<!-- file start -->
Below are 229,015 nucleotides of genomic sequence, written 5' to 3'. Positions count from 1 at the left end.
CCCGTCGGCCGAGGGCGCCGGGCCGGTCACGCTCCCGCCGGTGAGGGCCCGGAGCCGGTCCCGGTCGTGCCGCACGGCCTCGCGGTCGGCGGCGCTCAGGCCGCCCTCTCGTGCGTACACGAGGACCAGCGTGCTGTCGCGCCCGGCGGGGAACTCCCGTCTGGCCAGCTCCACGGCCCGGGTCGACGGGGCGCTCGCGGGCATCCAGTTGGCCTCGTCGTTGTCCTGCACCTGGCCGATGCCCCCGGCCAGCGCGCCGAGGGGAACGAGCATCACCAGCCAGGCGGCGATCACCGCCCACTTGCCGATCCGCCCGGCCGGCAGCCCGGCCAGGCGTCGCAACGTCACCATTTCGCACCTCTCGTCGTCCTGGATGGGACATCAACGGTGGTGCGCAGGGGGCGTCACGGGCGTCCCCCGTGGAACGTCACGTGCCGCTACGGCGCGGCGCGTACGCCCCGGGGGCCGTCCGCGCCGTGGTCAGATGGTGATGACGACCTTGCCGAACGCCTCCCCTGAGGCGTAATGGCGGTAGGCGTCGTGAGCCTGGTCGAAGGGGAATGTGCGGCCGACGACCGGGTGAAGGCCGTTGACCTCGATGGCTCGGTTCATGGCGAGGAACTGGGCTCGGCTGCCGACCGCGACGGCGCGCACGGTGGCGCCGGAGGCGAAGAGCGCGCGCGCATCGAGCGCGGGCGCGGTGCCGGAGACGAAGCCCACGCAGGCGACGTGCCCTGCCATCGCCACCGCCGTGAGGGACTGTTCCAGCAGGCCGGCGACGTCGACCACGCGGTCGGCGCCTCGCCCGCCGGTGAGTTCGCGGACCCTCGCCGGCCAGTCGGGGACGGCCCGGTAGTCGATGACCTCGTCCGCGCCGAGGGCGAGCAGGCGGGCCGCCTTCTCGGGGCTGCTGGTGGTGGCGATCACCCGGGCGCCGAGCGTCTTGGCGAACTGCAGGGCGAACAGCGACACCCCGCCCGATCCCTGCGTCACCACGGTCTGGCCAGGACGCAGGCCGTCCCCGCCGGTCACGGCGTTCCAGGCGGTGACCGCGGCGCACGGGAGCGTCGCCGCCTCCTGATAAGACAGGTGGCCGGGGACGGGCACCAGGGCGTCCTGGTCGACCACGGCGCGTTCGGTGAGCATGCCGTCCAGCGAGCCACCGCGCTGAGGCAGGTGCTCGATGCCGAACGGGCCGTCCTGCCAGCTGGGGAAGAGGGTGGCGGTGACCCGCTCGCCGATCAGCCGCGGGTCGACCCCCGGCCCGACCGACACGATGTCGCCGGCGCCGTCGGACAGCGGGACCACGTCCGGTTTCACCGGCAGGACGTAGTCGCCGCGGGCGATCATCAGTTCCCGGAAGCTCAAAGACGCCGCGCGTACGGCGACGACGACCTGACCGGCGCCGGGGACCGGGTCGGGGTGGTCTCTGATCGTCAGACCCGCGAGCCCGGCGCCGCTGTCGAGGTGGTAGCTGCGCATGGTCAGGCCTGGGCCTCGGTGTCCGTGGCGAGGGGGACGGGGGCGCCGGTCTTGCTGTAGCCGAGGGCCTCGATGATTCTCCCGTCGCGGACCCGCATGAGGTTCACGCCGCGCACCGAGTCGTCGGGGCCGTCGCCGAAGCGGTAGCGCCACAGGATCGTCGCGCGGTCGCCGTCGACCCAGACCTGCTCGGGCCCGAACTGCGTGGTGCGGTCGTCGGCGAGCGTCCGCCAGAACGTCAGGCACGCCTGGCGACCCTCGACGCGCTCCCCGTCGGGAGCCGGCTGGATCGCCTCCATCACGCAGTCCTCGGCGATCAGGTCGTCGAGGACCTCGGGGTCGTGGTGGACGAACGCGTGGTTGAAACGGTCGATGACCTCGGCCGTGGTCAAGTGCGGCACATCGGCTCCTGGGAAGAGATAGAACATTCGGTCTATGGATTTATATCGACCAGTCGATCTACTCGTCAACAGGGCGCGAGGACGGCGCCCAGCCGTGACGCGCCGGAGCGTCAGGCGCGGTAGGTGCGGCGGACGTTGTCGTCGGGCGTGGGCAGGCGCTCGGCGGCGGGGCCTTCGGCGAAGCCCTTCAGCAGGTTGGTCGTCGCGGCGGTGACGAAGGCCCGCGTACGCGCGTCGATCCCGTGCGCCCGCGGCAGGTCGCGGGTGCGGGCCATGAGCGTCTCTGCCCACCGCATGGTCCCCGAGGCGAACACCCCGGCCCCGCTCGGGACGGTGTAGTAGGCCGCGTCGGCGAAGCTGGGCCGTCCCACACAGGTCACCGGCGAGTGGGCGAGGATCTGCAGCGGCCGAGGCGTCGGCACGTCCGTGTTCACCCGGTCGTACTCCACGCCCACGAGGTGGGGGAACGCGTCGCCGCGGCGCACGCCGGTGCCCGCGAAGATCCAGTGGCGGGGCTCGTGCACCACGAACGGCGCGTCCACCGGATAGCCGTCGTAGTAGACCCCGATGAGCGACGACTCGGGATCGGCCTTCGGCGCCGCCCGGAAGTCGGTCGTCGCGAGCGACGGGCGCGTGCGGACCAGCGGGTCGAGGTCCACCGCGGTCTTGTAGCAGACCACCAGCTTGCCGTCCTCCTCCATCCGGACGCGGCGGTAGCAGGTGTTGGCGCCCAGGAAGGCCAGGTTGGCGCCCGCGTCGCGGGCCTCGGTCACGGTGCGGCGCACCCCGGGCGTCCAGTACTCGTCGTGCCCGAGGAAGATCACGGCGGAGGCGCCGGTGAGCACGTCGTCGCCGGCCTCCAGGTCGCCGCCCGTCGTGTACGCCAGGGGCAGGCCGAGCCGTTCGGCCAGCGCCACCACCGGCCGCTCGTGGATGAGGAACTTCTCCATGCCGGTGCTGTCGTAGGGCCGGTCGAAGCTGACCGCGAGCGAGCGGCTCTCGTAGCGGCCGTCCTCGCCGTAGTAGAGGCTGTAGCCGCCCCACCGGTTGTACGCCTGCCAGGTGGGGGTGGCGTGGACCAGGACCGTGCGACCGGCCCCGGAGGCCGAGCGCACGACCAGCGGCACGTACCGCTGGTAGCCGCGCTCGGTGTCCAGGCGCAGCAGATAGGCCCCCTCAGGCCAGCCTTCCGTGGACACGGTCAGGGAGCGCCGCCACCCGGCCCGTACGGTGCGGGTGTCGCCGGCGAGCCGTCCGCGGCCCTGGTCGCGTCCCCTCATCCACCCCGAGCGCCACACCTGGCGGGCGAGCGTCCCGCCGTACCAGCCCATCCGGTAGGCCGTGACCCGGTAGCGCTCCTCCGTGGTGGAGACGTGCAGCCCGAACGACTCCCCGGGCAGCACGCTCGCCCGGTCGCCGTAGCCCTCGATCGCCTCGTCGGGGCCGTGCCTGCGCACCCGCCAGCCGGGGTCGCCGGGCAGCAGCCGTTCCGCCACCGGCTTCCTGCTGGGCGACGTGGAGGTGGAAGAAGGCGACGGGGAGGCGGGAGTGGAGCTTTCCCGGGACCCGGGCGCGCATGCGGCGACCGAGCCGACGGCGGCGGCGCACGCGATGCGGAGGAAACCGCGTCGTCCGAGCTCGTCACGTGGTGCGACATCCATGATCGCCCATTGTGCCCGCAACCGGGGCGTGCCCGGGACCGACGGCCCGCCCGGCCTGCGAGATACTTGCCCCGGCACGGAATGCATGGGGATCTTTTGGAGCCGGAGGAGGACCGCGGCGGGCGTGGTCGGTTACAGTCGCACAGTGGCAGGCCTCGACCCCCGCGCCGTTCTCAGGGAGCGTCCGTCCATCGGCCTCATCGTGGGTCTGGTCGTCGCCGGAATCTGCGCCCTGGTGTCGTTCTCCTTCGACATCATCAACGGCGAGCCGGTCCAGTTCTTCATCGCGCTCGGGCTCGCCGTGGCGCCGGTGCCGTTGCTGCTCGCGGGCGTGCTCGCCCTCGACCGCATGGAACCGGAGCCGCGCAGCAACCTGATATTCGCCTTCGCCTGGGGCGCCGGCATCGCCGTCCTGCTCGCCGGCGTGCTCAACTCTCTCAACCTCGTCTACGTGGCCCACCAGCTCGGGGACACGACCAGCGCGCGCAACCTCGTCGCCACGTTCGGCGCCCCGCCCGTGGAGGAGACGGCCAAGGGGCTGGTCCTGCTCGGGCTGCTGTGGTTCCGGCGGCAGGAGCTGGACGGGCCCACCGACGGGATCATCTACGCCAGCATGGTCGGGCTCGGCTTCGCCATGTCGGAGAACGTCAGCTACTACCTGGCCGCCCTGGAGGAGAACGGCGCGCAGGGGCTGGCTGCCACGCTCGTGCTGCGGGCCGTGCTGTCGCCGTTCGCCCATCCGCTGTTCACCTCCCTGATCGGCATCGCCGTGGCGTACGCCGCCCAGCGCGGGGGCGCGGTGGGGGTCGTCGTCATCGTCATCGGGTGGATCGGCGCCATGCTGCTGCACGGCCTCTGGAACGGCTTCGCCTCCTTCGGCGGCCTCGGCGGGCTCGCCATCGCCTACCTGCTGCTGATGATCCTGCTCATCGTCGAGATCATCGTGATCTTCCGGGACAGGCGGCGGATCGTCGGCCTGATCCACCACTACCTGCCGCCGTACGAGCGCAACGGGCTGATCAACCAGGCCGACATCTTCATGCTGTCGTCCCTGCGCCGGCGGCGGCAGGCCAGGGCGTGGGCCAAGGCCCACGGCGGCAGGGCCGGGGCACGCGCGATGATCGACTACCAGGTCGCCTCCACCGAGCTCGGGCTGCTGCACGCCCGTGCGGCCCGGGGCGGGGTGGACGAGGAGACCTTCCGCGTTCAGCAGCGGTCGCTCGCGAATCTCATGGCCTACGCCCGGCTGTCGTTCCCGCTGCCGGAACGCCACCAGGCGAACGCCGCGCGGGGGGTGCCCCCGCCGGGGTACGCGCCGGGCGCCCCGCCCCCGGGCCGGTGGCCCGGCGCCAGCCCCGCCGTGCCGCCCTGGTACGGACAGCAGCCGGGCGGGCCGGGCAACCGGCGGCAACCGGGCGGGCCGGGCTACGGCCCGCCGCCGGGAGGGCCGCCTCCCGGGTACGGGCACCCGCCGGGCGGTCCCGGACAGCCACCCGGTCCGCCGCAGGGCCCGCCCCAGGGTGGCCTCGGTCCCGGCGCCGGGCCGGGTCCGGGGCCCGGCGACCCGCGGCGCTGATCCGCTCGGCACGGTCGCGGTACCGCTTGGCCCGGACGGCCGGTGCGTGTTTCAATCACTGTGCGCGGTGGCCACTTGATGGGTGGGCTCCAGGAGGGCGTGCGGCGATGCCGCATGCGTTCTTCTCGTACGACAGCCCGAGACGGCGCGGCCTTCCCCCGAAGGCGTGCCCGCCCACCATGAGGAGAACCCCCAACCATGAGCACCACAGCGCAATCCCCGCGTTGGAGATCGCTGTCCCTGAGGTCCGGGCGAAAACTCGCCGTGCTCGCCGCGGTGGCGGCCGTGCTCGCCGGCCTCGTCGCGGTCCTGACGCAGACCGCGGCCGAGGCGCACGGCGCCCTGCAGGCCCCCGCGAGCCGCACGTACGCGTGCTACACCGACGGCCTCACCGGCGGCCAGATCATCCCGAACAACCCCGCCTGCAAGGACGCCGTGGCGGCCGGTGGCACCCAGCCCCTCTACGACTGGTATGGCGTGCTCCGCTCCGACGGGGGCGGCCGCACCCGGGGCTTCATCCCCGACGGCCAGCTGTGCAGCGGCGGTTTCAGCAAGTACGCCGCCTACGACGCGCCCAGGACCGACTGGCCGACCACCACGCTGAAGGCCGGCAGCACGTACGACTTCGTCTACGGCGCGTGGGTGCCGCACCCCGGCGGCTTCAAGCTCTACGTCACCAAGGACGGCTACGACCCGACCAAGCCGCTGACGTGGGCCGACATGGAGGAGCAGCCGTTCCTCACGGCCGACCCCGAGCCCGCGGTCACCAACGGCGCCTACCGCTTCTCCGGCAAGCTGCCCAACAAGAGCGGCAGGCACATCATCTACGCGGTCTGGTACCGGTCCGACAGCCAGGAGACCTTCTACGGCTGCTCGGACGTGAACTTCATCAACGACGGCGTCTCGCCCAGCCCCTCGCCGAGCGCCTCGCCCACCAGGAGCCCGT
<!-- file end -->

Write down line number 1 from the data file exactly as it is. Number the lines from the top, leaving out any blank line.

Below are 229,015 nucleotides of genomic sequence, written 5' to 3'. Positions count from 1 at the left end.